Sometimes it’s what you don’t say that gets you the job
It’s easy for Branford Hall students to seek advice about what to say during an interview. All they need to do is schedule an appointment to meet with Career Services.
That said, it’s more difficult to determine what types of statements job applicants might want to avoid. With that in mind, we’ve provided a list of seven common phrases that rookie jobseekers often use, even though they should do their best not to during an initial interview.
1. “Sorry I’m late.” Plan on being early. It creates a good impression. If there’s an unavoidable delay, be considerate – call the interviewer to let him or her know. Otherwise, you may spend the first 15 minutes trying to convince a personnel director that you are, in fact, capable of showing up on time.
2. “I don’t know anything about the organization.” It’s acceptable to say that you’ve done a bit of research but would be interested in hearing more. In fact, doing so may provide the perfect segue. What job candidates want to avoid is providing the sense they had no inclination to learn anything about a potential employer. Information is so accessible these days the majority of companies actually expect incoming applicants to do a little digging on their own.
3. “I wrote out a list of questions.” Every applicant has questions. Fortunately, a thorough interviewer will cover some or all of these during the initial stages of the process. Opening with a rapid-fire list could send a message you’re high-maintenance. Best to be patient, and save any remaining inquiries until the end.
4. “I’m going to require some accommodations in terms of scheduling.” There may be situations where coming in late – or leaving early – is deemed acceptable. Yet an applicant doesn’t want to make that the initial focus of any interview. Earn the interviewer’s respect. There will be time to iron out the details assuming you’re in serious contention for the job.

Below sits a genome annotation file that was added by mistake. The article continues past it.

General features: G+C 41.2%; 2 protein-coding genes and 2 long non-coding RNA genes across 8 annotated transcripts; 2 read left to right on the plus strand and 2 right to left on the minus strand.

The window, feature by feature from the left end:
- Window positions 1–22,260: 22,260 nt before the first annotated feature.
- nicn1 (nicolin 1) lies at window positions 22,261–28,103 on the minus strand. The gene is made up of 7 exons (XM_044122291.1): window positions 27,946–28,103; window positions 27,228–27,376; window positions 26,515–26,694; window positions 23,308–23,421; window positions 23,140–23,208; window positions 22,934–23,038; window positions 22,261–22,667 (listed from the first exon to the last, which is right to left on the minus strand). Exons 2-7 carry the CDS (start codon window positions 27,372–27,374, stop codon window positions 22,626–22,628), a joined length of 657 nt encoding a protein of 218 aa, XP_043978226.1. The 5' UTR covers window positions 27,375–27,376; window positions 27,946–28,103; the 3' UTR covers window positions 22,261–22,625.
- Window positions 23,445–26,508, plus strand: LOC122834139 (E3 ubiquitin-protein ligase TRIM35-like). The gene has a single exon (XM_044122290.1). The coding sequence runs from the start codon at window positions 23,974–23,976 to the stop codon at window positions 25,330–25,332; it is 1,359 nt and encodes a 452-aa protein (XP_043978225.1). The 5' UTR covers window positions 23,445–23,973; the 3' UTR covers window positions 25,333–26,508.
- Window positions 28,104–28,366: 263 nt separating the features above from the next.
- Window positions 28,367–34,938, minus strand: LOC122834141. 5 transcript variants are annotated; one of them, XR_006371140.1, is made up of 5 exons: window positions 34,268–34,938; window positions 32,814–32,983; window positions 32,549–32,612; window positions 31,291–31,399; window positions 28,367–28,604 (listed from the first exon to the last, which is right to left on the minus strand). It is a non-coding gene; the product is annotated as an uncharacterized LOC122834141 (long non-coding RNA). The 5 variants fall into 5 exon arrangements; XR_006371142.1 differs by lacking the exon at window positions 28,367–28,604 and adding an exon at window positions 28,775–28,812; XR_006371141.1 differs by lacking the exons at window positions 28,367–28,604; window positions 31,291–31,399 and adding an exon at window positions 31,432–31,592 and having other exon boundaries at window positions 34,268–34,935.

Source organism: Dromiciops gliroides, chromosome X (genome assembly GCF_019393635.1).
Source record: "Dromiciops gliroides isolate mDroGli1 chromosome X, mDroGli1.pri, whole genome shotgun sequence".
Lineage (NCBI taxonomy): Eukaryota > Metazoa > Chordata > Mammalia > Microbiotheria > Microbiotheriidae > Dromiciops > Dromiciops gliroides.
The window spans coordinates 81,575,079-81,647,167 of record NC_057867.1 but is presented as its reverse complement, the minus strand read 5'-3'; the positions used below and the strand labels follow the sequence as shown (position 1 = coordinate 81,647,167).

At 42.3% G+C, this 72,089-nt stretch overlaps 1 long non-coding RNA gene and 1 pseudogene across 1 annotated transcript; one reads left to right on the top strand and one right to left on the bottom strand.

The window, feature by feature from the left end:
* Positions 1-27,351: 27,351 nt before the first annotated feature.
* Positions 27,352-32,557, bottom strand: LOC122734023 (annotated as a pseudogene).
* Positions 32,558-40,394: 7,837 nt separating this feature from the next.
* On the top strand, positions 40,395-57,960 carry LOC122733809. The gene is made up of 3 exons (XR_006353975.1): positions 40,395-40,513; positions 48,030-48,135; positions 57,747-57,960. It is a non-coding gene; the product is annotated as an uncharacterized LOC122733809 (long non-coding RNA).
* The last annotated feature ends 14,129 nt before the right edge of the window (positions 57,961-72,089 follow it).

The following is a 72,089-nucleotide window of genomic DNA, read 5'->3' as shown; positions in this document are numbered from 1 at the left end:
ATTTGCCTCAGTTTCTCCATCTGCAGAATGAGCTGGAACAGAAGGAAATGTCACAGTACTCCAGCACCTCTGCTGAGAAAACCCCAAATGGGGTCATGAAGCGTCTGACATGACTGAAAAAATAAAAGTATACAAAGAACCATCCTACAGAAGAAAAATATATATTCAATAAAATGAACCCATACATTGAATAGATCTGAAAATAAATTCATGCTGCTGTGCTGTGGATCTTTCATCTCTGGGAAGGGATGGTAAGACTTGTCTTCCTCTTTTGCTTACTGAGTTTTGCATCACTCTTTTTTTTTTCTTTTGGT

5. “I have another offer.” If you’re a career training program student or a recent Branford Hall grad, chances are you don’t want to bring this up during an initial interview. A competitive offer may figure into your decision-making process down the road, but mentioning it up front may send a signal that you do not need the position (or that you may not be willing to accept it later on).
6. “Do you perform any background checks?” Maybe they do, maybe they don’t. But there’s no better way to arouse suspicion than by asking this type of question unprompted.
7. “So what’s it really like to work here?” Certain applicants might assume a question like this will allow them to build rapport. The problem is there’s no way of knowing how an interviewer will respond. In the end, it’s important to keep in mind that only one of you is there in the hopes of landing a position. It’s a safer bet to remain professional and allow the interviewer to dictate the tone.
Looking for more guidance regarding upcoming job interviews? Make an appointment with the Career Services Department at your local Branford campus.